17. December 2012 00:25
Richard N. Frank
234 E Colorado Boulevard # 500
Pasadena, CA 91101-2211
Dear Mr. Frank,
On December 17th, I dined at Lawry’s Chicago. Although my Prime Rib sandwich was, as it always is, excellent, I cannot say the same for the salad of my date. Indeed, I even feel discomfort using the term “salad” to describe the horror that was served. It seemed as though what passed for lettuce in Lawry’s Chicago sphere of gravity was a wilted and aged relic with a frozen past. The promised egg was missing and someone thought it wise to make up in seasoning what the entrée lacked in freshness. Much like my own wilting glow and souring scent of youth has forced me to resort to brightly colored outfits, jewelry and oceans of cologne. Yet I have seen McDonald’s hide their disdain for freshness better that Lawry’s did today and at least they don’t charge $10 for their assaults on salad-eating palates.
My complaint is, sadly, twofold. It is exceedingly rare to be served such inedibility anywhere in Chicago. When it happens, I like to monitor the server’s reaction to clearing a full plate. Today, the bus staff cleared the table and took no notice whatsoever. This is bad training. As is the fact that wilted, browning lettuce can make it past a single pair of kitchen eyeballs and down on a paying person’s plate. This kind of carelessness trickles from the top. So, after paying for our luncheon, I asked the hostess for the manager. “Is it important?” I was asked. I would like to think that if I’m asking, clearly I consider it important but alas, there was no manager around. At all. It startled me that a chain as successful as Lawry’s could fail to impress upon a general manager the importance of having supervisors available to customers at all hours they are served. Especially during lunchtime rush on Michigan Avenue. Had I been able to speak about the matter in real-time, this would have gone no further. But since the GM obviously cares so little for his operations I feel this escalation is a favor to a restaurant where I had enjoyed so many prior meals. And hope to in the future.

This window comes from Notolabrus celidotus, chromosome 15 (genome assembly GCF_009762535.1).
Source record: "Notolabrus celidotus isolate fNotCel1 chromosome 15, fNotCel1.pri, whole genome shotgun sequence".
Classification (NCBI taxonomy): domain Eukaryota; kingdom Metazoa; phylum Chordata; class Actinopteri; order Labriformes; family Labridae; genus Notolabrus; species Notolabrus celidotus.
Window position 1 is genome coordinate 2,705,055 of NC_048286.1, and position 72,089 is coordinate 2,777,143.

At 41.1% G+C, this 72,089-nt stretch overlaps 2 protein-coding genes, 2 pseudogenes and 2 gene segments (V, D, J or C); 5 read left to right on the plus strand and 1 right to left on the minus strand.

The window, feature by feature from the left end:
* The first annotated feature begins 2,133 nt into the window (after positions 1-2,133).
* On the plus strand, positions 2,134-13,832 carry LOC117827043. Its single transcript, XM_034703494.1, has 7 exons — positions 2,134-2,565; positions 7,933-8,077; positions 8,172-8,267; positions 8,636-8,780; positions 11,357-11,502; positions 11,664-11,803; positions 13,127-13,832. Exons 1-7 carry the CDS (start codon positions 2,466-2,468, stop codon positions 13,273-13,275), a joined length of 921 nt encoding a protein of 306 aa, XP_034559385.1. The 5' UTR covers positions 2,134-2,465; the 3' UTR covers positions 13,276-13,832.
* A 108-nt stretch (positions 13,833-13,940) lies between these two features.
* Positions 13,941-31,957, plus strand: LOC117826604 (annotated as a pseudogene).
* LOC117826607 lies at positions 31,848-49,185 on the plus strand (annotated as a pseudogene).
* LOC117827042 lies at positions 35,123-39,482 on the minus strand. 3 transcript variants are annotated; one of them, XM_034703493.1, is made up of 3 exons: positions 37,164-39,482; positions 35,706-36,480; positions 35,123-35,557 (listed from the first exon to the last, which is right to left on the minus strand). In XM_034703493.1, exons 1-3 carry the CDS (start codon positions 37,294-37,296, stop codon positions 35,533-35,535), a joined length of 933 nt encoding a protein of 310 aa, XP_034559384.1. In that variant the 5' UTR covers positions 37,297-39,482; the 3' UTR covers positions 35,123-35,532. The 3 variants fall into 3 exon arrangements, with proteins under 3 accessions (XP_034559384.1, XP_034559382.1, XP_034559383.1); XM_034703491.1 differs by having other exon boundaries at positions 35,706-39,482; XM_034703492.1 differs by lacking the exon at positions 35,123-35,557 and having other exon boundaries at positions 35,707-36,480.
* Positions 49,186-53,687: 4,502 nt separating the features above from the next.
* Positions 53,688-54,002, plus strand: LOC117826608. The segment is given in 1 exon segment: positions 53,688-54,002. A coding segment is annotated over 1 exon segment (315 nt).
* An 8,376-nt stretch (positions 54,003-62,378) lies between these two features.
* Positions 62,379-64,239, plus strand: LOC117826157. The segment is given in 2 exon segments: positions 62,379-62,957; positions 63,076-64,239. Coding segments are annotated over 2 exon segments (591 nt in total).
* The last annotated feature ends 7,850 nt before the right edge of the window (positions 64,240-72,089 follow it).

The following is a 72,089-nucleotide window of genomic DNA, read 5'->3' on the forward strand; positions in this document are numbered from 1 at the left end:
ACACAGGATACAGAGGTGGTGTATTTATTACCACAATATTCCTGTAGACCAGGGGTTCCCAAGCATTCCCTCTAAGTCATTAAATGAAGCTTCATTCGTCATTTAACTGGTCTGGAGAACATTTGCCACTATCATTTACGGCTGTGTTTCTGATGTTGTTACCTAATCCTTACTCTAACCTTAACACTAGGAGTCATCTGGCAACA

You see Mr. Frank, Lawry’s, unlike most of Chicago’s temples to carnivorousness, has never cared for their vegetarian clientele quite as much as I believed was business savvy. Go to Gibson’s or Joe’s and order a salad and what comes back is a caricature on a serving platter. For a comparable pittance. They have, unlike Lawry’s, figured out that the flesh-eaters must often dine with those who are still stuck in moral purgatory eating the plant diets of great apes. They don’t understand that all domestic animals are alive for our entertainment or consumption but instead of shunning these poor souls, feed them! And you’ll see more of their dinner partners too! The marginal increase in cost for a head of lettuce is trivial after the supply chain absorbs the cost of the first 100 units. If you promise egg, deliver it! And a few more than 5 tiny croutons (we counted). And…who thought that freezing lettuce was a good idea? Unlike animal protein, water-rich plant membranes do not maintain cellular integrity (or taste) after being pierced with ice crystals. This is why JR Simplot’s process of flash-freezing his potatoes enabled us to become a country of freeze-dried, French-fried tastelessness. Let them be thankful for International Flavors and Fragrances for creating the chemical mirage of flavor. Lawry’s – I held to higher standards.
Mr. Frank, I love your company’s accomplishments almost as much as I loved the food. But the decline in “caring” continues unabated. Please sir, sneak in one day and eat at Lawry’s Chicago’s lunchtime counter. If you proclaim it even passable (C-) I will eat this letter right in front of you. It’s printed on 32 lb. paper so this is not a run-of-the-mill boast. Although it may not be the worst thing for me. They keep telling me I need more fiber in my diet.